Wednesday, March 28, 2012

Let them come

And they were bringing children to him that he might touch them, and the disciples rebuked them. But when Jesus saw it, he was indignant and said to them, “Let the children come to me; do not hinder them, for to such belongs the kingdom of God. Truly, I say to you, whoever does not receive the kingdom of God like a child shall not enter it.” And he took them in his arms and blessed them, laying his hands on them.
Mark 10:13-16

I often talk to church gatherings about welcoming people and growing their congregation. Most people don't realize that when someone comes to a church for the first time, they are coming to find welcome and a family of faith. However they are dressed, whatever their age, whether alone or with others, they come, at the heart, as a small child. They need to know the basics - that they are welcome, that you will not judge them, and that you will feed them and help them find the bathroom. Many people often laugh when I say that. Many people have never returned to a church because no one welcomed them just as they are or because they could not find a bathroom for their aged mother or a nursery for their child. We often hinder the very people we say we want among us.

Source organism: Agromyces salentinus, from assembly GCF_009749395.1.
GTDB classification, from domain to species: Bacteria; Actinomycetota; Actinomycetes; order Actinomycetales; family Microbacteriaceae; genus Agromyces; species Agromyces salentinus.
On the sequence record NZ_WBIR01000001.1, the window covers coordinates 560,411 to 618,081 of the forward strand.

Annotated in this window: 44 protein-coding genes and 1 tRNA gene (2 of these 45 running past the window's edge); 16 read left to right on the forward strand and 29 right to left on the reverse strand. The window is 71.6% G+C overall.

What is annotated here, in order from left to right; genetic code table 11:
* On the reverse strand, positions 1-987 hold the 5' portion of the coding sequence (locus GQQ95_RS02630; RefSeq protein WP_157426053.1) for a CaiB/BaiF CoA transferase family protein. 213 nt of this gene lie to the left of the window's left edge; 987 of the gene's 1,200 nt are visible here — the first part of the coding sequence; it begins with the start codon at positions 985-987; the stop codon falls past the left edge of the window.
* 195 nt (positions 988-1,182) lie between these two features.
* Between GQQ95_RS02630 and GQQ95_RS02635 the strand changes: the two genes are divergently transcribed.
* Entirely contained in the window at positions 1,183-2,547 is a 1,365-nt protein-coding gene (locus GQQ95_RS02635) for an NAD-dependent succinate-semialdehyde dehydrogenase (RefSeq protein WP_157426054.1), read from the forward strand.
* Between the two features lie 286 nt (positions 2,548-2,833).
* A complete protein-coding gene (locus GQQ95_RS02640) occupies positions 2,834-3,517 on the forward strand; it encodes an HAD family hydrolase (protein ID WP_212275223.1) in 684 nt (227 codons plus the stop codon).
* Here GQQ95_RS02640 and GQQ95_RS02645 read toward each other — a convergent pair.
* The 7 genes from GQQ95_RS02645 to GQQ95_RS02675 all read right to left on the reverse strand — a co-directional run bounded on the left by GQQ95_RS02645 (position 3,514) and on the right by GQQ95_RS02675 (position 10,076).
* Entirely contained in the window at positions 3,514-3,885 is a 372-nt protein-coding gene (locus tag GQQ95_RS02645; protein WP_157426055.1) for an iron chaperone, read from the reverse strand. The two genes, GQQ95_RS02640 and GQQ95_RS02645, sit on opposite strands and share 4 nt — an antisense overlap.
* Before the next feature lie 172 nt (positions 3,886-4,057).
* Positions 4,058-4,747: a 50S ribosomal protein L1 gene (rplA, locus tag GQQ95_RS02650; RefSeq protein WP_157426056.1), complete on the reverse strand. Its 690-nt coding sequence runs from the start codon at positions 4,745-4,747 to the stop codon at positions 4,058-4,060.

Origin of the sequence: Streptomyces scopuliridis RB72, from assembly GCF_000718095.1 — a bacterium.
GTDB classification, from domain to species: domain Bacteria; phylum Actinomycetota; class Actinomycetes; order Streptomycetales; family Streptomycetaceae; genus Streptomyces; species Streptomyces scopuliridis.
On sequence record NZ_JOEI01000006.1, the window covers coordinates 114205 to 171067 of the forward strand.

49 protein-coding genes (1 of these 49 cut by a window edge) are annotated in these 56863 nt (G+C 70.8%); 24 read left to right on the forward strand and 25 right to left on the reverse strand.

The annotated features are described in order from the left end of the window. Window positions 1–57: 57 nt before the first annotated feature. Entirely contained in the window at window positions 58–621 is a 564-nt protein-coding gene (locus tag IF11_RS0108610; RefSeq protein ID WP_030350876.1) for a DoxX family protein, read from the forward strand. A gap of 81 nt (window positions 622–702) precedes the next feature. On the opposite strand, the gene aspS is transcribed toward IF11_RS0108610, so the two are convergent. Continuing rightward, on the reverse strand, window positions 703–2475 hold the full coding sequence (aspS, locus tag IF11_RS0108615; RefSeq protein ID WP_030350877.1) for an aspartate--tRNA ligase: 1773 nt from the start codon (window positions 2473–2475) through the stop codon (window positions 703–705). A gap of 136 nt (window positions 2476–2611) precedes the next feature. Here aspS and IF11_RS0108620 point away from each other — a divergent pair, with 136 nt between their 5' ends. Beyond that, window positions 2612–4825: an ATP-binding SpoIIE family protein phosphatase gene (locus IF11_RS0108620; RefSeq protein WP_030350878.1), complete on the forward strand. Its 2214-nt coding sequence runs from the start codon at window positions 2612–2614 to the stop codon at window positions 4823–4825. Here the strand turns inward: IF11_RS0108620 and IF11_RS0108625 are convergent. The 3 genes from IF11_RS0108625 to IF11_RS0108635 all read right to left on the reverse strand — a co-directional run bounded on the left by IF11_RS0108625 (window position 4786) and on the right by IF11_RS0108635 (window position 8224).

Jesus was having very intense theological and practical discussions and was being tested. We all know how that feels. He ended up his time with the theologians by sitting on the ground and opening his arms wide to the children, blessing them and instructing us to do likewise. There is no other way for me to hear this Gospel then God speaking loudly to me as to what is really most important - welcome, embrace and blessing. Those are the tasks before us. We can get the theology wrong, the rules mixed up and maybe even use something other than the normal hymnal, but what really, really matters is how we love immediately, constantly and completely. Our ministries, lay and ordained, hinge on those three tasks alone.

Today I ask God to help me be about, welcome, embrace and blessing. May my every action be an act of immediate, sustained and complete love for others, no matter how different or testy they are. May my heart always be open, may my words always be welcome and may all of the children find a home among us in a family that truly makes them welcome, feeds them, and provides the comforts and education they ache for.

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